Understanding Pregnancy in Body
Here’s everything you need to know about how it happens, how to avoid it and what to do if you think you are pregnant.
How does pregnancy happen?
Women can get pregnant any time after their period has started and they have had unprotected sex with a man.
You can also get pregnant if sperm gets onto hands, sex toys or anything else that comes into contact with your vagina.
Sperm can be released at any time during sex, not just when he climaxes or 'comes' and so the ‘pull-out’ method is not an effective way to avoid pregnancy.
The only 100% guaranteed way of not getting pregnant is not to have sex with a man.
However, if you are having sex there are many different types of contraceptives which can help to stop pregnancy.
Find out more about the different types of contraception that are available to figure out which might be best for you.
And the only 100% foolproof way to avoid sexually transmitted infections is not to have sex!
Maybe a condom burst, came off, or you got carried away and forgot to use one.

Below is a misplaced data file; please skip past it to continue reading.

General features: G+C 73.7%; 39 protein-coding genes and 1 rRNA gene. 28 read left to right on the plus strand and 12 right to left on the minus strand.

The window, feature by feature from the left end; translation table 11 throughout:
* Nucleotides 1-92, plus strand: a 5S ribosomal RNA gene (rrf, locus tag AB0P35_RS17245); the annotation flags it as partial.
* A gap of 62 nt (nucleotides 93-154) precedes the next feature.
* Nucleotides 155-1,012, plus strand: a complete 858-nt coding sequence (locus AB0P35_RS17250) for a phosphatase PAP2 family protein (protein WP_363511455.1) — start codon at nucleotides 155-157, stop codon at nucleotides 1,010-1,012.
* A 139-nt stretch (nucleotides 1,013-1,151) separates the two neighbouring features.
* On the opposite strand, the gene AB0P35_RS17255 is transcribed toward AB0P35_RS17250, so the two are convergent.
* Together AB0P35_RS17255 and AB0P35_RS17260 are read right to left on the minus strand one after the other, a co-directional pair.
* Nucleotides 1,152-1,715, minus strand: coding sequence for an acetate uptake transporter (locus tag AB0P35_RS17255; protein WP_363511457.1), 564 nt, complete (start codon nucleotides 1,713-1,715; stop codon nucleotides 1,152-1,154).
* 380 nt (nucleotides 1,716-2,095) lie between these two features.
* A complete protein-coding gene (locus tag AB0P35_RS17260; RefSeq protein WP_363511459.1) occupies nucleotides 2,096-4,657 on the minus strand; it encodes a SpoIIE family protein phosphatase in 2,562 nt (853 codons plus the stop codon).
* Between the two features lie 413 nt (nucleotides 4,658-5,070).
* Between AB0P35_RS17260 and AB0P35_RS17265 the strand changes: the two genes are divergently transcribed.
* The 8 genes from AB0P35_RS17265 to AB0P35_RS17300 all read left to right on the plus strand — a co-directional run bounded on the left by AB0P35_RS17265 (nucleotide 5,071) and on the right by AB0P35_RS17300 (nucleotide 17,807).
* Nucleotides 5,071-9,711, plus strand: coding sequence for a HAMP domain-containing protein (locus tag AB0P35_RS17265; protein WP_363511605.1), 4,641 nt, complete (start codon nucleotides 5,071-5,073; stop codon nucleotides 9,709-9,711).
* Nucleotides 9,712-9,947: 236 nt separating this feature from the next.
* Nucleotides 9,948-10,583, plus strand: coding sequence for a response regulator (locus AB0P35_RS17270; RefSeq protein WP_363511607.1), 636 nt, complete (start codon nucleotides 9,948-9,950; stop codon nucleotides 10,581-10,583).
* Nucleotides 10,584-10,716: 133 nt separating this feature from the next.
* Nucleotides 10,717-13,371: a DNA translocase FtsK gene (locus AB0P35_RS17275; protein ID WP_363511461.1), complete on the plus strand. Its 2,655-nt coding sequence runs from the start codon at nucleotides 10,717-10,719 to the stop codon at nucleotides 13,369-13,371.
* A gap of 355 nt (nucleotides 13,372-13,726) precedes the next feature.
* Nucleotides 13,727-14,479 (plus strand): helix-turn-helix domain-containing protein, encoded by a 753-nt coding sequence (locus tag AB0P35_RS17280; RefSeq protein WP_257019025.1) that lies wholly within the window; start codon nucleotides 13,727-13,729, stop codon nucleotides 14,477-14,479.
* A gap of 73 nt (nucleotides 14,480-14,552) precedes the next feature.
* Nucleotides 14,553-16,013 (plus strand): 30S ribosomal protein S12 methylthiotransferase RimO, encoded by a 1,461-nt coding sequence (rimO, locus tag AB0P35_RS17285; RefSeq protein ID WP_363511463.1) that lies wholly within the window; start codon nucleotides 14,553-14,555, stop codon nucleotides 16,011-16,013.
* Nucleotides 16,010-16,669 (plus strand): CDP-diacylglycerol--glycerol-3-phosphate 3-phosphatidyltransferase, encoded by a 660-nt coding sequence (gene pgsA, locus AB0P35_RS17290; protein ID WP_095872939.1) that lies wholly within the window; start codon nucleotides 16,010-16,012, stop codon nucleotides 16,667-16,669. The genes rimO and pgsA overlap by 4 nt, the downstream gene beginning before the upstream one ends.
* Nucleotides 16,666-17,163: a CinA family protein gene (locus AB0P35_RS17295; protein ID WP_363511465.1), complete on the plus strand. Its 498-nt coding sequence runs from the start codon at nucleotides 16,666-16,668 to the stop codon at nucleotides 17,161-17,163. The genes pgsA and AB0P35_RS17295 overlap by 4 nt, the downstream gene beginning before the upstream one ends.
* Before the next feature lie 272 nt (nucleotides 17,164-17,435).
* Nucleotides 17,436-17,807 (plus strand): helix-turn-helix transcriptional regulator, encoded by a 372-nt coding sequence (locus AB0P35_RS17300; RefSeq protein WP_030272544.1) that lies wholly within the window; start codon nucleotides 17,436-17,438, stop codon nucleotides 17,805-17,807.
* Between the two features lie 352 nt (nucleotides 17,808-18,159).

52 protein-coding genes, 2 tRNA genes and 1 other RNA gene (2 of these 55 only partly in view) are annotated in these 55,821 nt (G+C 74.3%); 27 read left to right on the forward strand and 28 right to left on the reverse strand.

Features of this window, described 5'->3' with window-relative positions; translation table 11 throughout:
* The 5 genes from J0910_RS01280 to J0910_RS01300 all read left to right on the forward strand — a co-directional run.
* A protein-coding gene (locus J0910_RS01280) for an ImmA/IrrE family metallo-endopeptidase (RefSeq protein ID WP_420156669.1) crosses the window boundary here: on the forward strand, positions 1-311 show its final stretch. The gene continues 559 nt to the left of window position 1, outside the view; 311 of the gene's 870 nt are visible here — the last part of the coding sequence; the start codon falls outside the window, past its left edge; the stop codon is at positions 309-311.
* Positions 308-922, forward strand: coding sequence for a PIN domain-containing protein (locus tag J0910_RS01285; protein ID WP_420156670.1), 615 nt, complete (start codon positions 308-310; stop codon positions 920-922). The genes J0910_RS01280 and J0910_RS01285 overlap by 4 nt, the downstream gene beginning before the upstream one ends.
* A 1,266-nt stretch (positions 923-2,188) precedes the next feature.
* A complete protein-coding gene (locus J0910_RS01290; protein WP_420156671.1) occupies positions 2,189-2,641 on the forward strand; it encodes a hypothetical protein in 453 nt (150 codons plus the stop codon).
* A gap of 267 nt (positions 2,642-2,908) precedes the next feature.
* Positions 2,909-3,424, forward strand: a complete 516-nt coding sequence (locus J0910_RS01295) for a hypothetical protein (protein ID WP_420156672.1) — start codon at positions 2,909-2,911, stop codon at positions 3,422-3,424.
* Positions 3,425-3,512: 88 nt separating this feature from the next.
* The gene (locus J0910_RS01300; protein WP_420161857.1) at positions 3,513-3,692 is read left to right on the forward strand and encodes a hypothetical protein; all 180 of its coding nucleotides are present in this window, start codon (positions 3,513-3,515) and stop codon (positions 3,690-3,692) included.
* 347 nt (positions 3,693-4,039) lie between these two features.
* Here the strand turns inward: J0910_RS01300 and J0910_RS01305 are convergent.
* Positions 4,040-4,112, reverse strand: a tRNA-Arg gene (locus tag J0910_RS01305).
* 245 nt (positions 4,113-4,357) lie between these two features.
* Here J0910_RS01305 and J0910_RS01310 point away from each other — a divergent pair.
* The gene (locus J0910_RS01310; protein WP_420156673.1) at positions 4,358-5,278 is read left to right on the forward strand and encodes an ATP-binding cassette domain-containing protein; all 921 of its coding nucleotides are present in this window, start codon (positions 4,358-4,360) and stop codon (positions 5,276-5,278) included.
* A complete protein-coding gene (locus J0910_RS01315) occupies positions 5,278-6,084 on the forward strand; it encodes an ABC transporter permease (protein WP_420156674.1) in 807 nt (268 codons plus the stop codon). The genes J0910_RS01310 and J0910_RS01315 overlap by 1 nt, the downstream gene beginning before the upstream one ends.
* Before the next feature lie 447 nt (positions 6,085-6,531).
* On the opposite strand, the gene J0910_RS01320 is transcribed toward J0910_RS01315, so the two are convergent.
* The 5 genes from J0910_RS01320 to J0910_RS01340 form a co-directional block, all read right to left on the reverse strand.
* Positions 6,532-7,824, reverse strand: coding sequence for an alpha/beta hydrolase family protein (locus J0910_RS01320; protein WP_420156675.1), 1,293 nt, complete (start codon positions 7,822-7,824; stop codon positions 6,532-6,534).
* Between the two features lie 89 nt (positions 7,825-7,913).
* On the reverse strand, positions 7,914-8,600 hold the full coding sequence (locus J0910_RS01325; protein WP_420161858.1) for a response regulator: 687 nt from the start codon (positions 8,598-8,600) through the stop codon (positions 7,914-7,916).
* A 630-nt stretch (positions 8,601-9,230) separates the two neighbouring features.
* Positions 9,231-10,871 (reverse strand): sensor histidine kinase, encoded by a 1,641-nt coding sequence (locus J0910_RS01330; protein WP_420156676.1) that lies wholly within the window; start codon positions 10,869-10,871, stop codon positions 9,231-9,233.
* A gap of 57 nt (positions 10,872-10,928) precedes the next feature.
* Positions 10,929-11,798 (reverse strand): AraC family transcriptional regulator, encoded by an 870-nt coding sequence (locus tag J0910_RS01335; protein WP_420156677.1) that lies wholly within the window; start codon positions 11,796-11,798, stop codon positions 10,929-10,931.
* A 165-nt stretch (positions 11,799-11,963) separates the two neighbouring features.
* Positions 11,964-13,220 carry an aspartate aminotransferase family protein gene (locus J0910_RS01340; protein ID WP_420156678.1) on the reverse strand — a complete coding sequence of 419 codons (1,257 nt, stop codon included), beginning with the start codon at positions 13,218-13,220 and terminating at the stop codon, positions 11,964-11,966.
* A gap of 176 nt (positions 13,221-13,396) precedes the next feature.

In this case, see your doctor or local chemist straight away. Some supermarkets have pharmacies inside, and there's lots of high street chemists you can go to as well. They may be able to give you emergency contraception that will stop you getting pregnant.
Emergency contraception can work up to 72 hours after you have had sex, but the sooner you get it the more likely it is to work.
They can also arrange tests to make sure you haven't caught a sexually transmitted infection.
What if I’m planning a pregnancy?
If you are in a healthy relationship and you and your partner want to have a baby, it’s important to consider all your options before you have unprotected sex.
Speak to your school nurse or doctor.
They can give you a free pregnancy test and will help you work out what to do next.
Pregnancy test kits can also be bought from chemists and most supermarkets. Read the instructions carefully.
If your period is late, it might not be because you're pregnant - see our page on late periods.
It's important you speak with someone about what's going on as soon as possible.
It's your choice whether or not to have the baby, but it's a big decision either way and there's a lot to think about.
Your doctor or school nurse is the best choice or you can visit a sexual health clinic.
They will be able to reassure you and help you decide what to do next.
It's also really important that you're not alone with this. Get extra support from your family or carers if you feel able, or from trusted friends.
If you don't want to speak to people you know just yet, you can call Childline free at any time on 0800 1111.